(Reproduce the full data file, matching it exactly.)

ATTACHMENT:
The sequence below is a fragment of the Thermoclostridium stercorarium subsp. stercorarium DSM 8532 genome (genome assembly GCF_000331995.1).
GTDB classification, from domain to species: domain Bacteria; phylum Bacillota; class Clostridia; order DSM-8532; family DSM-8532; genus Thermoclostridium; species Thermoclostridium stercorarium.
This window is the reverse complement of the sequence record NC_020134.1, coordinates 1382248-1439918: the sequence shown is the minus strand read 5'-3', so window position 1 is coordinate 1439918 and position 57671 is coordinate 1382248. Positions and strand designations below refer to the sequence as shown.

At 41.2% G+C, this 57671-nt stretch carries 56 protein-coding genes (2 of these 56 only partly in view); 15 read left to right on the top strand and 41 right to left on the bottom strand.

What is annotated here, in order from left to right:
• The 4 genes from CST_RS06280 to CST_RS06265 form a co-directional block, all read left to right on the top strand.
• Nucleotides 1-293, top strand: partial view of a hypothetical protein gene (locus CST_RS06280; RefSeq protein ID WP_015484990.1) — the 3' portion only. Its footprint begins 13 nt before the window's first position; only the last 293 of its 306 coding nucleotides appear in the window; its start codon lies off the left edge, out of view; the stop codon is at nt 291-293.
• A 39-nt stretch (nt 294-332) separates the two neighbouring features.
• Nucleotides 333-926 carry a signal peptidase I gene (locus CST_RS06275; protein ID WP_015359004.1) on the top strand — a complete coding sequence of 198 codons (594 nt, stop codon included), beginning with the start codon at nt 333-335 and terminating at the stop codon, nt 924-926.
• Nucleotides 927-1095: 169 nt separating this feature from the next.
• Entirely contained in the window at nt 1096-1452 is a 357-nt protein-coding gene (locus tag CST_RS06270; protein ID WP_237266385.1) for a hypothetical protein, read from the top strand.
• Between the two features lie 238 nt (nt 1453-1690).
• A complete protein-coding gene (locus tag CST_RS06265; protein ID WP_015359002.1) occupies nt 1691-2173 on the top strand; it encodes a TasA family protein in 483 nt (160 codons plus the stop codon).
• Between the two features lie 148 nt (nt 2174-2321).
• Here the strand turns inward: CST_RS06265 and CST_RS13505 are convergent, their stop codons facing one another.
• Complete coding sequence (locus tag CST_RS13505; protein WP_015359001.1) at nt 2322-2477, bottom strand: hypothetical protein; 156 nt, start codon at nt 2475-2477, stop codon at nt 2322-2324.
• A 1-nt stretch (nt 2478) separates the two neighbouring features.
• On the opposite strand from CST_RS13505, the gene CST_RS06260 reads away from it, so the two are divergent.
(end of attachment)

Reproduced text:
The sequence below is a fragment of the Thermoclostridium stercorarium subsp. stercorarium DSM 8532 genome (genome assembly GCF_000331995.1).
GTDB classification, from domain to species: domain Bacteria; phylum Bacillota; class Clostridia; order DSM-8532; family DSM-8532; genus Thermoclostridium; species Thermoclostridium stercorarium.
This window is the reverse complement of the sequence record NC_020134.1, coordinates 1382248-1439918: the sequence shown is the minus strand read 5'-3', so window position 1 is coordinate 1439918 and position 57671 is coordinate 1382248. Positions and strand designations below refer to the sequence as shown.

At 41.2% G+C, this 57671-nt stretch carries 56 protein-coding genes (2 of these 56 only partly in view); 15 read left to right on the top strand and 41 right to left on the bottom strand.

What is annotated here, in order from left to right:
• The 4 genes from CST_RS06280 to CST_RS06265 form a co-directional block, all read left to right on the top strand.
• Nucleotides 1-293, top strand: partial view of a hypothetical protein gene (locus CST_RS06280; RefSeq protein ID WP_015484990.1) — the 3' portion only. Its footprint begins 13 nt before the window's first position; only the last 293 of its 306 coding nucleotides appear in the window; its start codon lies off the left edge, out of view; the stop codon is at nt 291-293.
• A 39-nt stretch (nt 294-332) separates the two neighbouring features.
• Nucleotides 333-926 carry a signal peptidase I gene (locus CST_RS06275; protein ID WP_015359004.1) on the top strand — a complete coding sequence of 198 codons (594 nt, stop codon included), beginning with the start codon at nt 333-335 and terminating at the stop codon, nt 924-926.
• Nucleotides 927-1095: 169 nt separating this feature from the next.
• Entirely contained in the window at nt 1096-1452 is a 357-nt protein-coding gene (locus tag CST_RS06270; protein ID WP_237266385.1) for a hypothetical protein, read from the top strand.
• Between the two features lie 238 nt (nt 1453-1690).
• A complete protein-coding gene (locus tag CST_RS06265; protein ID WP_015359002.1) occupies nt 1691-2173 on the top strand; it encodes a TasA family protein in 483 nt (160 codons plus the stop codon).
• Between the two features lie 148 nt (nt 2174-2321).
• Here the strand turns inward: CST_RS06265 and CST_RS13505 are convergent, their stop codons facing one another.
• Complete coding sequence (locus tag CST_RS13505; protein WP_015359001.1) at nt 2322-2477, bottom strand: hypothetical protein; 156 nt, start codon at nt 2475-2477, stop codon at nt 2322-2324.
• A 1-nt stretch (nt 2478) separates the two neighbouring features.
• On the opposite strand from CST_RS13505, the gene CST_RS06260 reads away from it, so the two are divergent.